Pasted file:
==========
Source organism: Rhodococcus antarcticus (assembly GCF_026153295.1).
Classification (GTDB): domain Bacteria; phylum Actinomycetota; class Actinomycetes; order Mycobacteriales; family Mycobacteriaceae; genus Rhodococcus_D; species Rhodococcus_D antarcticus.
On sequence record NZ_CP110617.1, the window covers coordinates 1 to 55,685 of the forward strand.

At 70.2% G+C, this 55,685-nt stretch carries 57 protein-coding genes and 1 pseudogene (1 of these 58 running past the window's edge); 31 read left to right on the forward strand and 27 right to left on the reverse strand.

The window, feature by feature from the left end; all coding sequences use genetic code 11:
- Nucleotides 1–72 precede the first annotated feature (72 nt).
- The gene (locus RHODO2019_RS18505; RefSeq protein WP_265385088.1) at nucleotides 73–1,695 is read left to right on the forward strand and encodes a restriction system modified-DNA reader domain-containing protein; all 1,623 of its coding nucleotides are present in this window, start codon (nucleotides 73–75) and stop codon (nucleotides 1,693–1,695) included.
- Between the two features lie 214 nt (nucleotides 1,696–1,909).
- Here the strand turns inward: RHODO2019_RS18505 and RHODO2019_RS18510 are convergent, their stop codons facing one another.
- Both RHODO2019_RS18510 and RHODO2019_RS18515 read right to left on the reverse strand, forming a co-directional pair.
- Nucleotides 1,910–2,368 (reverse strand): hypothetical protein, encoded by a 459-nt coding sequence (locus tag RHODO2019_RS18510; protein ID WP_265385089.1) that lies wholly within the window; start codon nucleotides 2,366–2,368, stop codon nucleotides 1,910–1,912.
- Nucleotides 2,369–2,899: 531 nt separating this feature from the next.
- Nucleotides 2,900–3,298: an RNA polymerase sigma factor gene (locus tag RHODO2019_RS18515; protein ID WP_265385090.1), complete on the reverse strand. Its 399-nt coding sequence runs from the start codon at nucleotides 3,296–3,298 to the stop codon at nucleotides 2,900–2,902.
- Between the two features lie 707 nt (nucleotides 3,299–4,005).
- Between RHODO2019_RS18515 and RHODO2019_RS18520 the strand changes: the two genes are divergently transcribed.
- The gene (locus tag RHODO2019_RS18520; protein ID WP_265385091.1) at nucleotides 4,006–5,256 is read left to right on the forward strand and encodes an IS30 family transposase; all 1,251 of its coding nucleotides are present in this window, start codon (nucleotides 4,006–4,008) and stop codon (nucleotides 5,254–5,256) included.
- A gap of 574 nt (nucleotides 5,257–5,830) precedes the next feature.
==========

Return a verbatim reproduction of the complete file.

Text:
Source organism: Rhodococcus antarcticus (assembly GCF_026153295.1).
Classification (GTDB): domain Bacteria; phylum Actinomycetota; class Actinomycetes; order Mycobacteriales; family Mycobacteriaceae; genus Rhodococcus_D; species Rhodococcus_D antarcticus.
On sequence record NZ_CP110617.1, the window covers coordinates 1 to 55,685 of the forward strand.

At 70.2% G+C, this 55,685-nt stretch carries 57 protein-coding genes and 1 pseudogene (1 of these 58 running past the window's edge); 31 read left to right on the forward strand and 27 right to left on the reverse strand.

The window, feature by feature from the left end; all coding sequences use genetic code 11:
- Nucleotides 1–72 precede the first annotated feature (72 nt).
- The gene (locus RHODO2019_RS18505; RefSeq protein WP_265385088.1) at nucleotides 73–1,695 is read left to right on the forward strand and encodes a restriction system modified-DNA reader domain-containing protein; all 1,623 of its coding nucleotides are present in this window, start codon (nucleotides 73–75) and stop codon (nucleotides 1,693–1,695) included.
- Between the two features lie 214 nt (nucleotides 1,696–1,909).
- Here the strand turns inward: RHODO2019_RS18505 and RHODO2019_RS18510 are convergent, their stop codons facing one another.
- Both RHODO2019_RS18510 and RHODO2019_RS18515 read right to left on the reverse strand, forming a co-directional pair.
- Nucleotides 1,910–2,368 (reverse strand): hypothetical protein, encoded by a 459-nt coding sequence (locus tag RHODO2019_RS18510; protein ID WP_265385089.1) that lies wholly within the window; start codon nucleotides 2,366–2,368, stop codon nucleotides 1,910–1,912.
- Nucleotides 2,369–2,899: 531 nt separating this feature from the next.
- Nucleotides 2,900–3,298: an RNA polymerase sigma factor gene (locus tag RHODO2019_RS18515; protein ID WP_265385090.1), complete on the reverse strand. Its 399-nt coding sequence runs from the start codon at nucleotides 3,296–3,298 to the stop codon at nucleotides 2,900–2,902.
- Between the two features lie 707 nt (nucleotides 3,299–4,005).
- Between RHODO2019_RS18515 and RHODO2019_RS18520 the strand changes: the two genes are divergently transcribed.
- The gene (locus tag RHODO2019_RS18520; protein ID WP_265385091.1) at nucleotides 4,006–5,256 is read left to right on the forward strand and encodes an IS30 family transposase; all 1,251 of its coding nucleotides are present in this window, start codon (nucleotides 4,006–4,008) and stop codon (nucleotides 5,254–5,256) included.
- A gap of 574 nt (nucleotides 5,257–5,830) precedes the next feature.